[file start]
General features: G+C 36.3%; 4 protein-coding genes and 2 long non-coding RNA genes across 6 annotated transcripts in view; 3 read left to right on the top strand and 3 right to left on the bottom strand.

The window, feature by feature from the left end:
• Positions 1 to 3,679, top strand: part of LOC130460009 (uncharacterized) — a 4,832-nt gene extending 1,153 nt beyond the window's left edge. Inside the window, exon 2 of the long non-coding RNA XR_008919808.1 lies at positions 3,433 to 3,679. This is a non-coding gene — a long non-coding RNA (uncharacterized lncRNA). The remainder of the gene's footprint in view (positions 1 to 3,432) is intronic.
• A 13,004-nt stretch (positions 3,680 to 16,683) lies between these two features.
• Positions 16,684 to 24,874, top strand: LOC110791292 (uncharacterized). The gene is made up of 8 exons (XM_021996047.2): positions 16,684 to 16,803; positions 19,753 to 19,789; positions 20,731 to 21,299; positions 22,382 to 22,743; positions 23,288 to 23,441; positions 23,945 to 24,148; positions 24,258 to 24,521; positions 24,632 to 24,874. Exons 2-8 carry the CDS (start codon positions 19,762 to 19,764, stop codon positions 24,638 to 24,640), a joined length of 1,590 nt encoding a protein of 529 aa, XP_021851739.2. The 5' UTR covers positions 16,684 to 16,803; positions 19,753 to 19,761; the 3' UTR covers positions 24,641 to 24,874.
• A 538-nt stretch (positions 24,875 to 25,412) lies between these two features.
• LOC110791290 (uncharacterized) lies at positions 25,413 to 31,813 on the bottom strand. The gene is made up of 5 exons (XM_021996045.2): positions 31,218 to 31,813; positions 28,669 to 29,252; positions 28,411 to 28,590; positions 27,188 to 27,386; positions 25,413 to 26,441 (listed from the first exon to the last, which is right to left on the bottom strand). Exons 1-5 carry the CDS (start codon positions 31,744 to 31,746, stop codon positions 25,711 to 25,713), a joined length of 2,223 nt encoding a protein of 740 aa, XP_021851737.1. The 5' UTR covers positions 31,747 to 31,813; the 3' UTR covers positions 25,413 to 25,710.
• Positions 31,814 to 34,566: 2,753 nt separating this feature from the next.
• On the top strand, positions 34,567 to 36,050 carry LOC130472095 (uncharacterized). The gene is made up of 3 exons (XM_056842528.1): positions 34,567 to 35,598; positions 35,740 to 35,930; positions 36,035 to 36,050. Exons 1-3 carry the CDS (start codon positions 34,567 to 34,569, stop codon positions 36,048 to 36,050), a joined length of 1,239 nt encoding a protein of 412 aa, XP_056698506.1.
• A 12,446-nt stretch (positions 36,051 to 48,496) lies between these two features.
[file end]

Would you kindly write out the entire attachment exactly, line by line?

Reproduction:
General features: G+C 36.3%; 4 protein-coding genes and 2 long non-coding RNA genes across 6 annotated transcripts in view; 3 read left to right on the top strand and 3 right to left on the bottom strand.

The window, feature by feature from the left end:
• Positions 1 to 3,679, top strand: part of LOC130460009 (uncharacterized) — a 4,832-nt gene extending 1,153 nt beyond the window's left edge. Inside the window, exon 2 of the long non-coding RNA XR_008919808.1 lies at positions 3,433 to 3,679. This is a non-coding gene — a long non-coding RNA (uncharacterized lncRNA). The remainder of the gene's footprint in view (positions 1 to 3,432) is intronic.
• A 13,004-nt stretch (positions 3,680 to 16,683) lies between these two features.
• Positions 16,684 to 24,874, top strand: LOC110791292 (uncharacterized). The gene is made up of 8 exons (XM_021996047.2): positions 16,684 to 16,803; positions 19,753 to 19,789; positions 20,731 to 21,299; positions 22,382 to 22,743; positions 23,288 to 23,441; positions 23,945 to 24,148; positions 24,258 to 24,521; positions 24,632 to 24,874. Exons 2-8 carry the CDS (start codon positions 19,762 to 19,764, stop codon positions 24,638 to 24,640), a joined length of 1,590 nt encoding a protein of 529 aa, XP_021851739.2. The 5' UTR covers positions 16,684 to 16,803; positions 19,753 to 19,761; the 3' UTR covers positions 24,641 to 24,874.
• A 538-nt stretch (positions 24,875 to 25,412) lies between these two features.
• LOC110791290 (uncharacterized) lies at positions 25,413 to 31,813 on the bottom strand. The gene is made up of 5 exons (XM_021996045.2): positions 31,218 to 31,813; positions 28,669 to 29,252; positions 28,411 to 28,590; positions 27,188 to 27,386; positions 25,413 to 26,441 (listed from the first exon to the last, which is right to left on the bottom strand). Exons 1-5 carry the CDS (start codon positions 31,744 to 31,746, stop codon positions 25,711 to 25,713), a joined length of 2,223 nt encoding a protein of 740 aa, XP_021851737.1. The 5' UTR covers positions 31,747 to 31,813; the 3' UTR covers positions 25,413 to 25,710.
• Positions 31,814 to 34,566: 2,753 nt separating this feature from the next.
• On the top strand, positions 34,567 to 36,050 carry LOC130472095 (uncharacterized). The gene is made up of 3 exons (XM_056842528.1): positions 34,567 to 35,598; positions 35,740 to 35,930; positions 36,035 to 36,050. Exons 1-3 carry the CDS (start codon positions 34,567 to 34,569, stop codon positions 36,048 to 36,050), a joined length of 1,239 nt encoding a protein of 412 aa, XP_056698506.1.
• A 12,446-nt stretch (positions 36,051 to 48,496) lies between these two features.